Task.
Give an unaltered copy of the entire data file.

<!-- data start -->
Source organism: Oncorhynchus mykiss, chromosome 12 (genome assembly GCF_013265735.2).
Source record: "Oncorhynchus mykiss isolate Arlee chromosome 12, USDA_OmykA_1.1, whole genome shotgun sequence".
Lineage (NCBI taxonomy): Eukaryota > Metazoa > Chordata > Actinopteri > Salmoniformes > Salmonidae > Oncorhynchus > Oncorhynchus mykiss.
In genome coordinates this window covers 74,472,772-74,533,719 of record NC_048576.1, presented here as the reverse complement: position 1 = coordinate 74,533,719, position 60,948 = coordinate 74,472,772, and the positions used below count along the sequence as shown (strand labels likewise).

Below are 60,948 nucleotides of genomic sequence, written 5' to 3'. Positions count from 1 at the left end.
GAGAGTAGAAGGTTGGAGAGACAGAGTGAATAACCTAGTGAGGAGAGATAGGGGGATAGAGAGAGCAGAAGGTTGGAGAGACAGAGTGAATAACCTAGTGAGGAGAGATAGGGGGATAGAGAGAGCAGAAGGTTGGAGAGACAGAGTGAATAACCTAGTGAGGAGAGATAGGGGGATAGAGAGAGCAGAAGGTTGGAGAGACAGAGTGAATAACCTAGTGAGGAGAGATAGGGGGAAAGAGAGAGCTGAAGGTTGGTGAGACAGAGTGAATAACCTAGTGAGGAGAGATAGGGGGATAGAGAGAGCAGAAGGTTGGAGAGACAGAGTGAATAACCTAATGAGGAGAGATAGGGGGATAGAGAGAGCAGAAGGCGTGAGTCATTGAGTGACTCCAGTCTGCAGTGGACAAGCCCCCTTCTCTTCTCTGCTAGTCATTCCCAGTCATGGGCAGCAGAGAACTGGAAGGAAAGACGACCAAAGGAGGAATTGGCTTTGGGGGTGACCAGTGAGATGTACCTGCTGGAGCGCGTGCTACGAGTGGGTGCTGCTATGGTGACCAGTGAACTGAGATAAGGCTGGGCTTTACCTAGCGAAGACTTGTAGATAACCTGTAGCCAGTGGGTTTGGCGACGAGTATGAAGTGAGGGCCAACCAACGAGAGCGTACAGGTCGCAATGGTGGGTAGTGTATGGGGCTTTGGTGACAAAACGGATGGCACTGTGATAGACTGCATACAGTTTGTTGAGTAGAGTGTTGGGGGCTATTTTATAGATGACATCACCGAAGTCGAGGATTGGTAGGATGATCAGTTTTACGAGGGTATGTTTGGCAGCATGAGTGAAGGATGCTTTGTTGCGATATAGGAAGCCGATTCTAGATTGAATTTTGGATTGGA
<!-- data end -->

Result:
Source organism: Oncorhynchus mykiss, chromosome 12 (genome assembly GCF_013265735.2).
Source record: "Oncorhynchus mykiss isolate Arlee chromosome 12, USDA_OmykA_1.1, whole genome shotgun sequence".
Lineage (NCBI taxonomy): Eukaryota > Metazoa > Chordata > Actinopteri > Salmoniformes > Salmonidae > Oncorhynchus > Oncorhynchus mykiss.
In genome coordinates this window covers 74,472,772-74,533,719 of record NC_048576.1, presented here as the reverse complement: position 1 = coordinate 74,533,719, position 60,948 = coordinate 74,472,772, and the positions used below count along the sequence as shown (strand labels likewise).

Below are 60,948 nucleotides of genomic sequence, written 5' to 3'. Positions count from 1 at the left end.
GAGAGTAGAAGGTTGGAGAGACAGAGTGAATAACCTAGTGAGGAGAGATAGGGGGATAGAGAGAGCAGAAGGTTGGAGAGACAGAGTGAATAACCTAGTGAGGAGAGATAGGGGGATAGAGAGAGCAGAAGGTTGGAGAGACAGAGTGAATAACCTAGTGAGGAGAGATAGGGGGATAGAGAGAGCAGAAGGTTGGAGAGACAGAGTGAATAACCTAGTGAGGAGAGATAGGGGGAAAGAGAGAGCTGAAGGTTGGTGAGACAGAGTGAATAACCTAGTGAGGAGAGATAGGGGGATAGAGAGAGCAGAAGGTTGGAGAGACAGAGTGAATAACCTAATGAGGAGAGATAGGGGGATAGAGAGAGCAGAAGGCGTGAGTCATTGAGTGACTCCAGTCTGCAGTGGACAAGCCCCCTTCTCTTCTCTGCTAGTCATTCCCAGTCATGGGCAGCAGAGAACTGGAAGGAAAGACGACCAAAGGAGGAATTGGCTTTGGGGGTGACCAGTGAGATGTACCTGCTGGAGCGCGTGCTACGAGTGGGTGCTGCTATGGTGACCAGTGAACTGAGATAAGGCTGGGCTTTACCTAGCGAAGACTTGTAGATAACCTGTAGCCAGTGGGTTTGGCGACGAGTATGAAGTGAGGGCCAACCAACGAGAGCGTACAGGTCGCAATGGTGGGTAGTGTATGGGGCTTTGGTGACAAAACGGATGGCACTGTGATAGACTGCATACAGTTTGTTGAGTAGAGTGTTGGGGGCTATTTTATAGATGACATCACCGAAGTCGAGGATTGGTAGGATGATCAGTTTTACGAGGGTATGTTTGGCAGCATGAGTGAAGGATGCTTTGTTGCGATATAGGAAGCCGATTCTAGATTGAATTTTGGATTGGA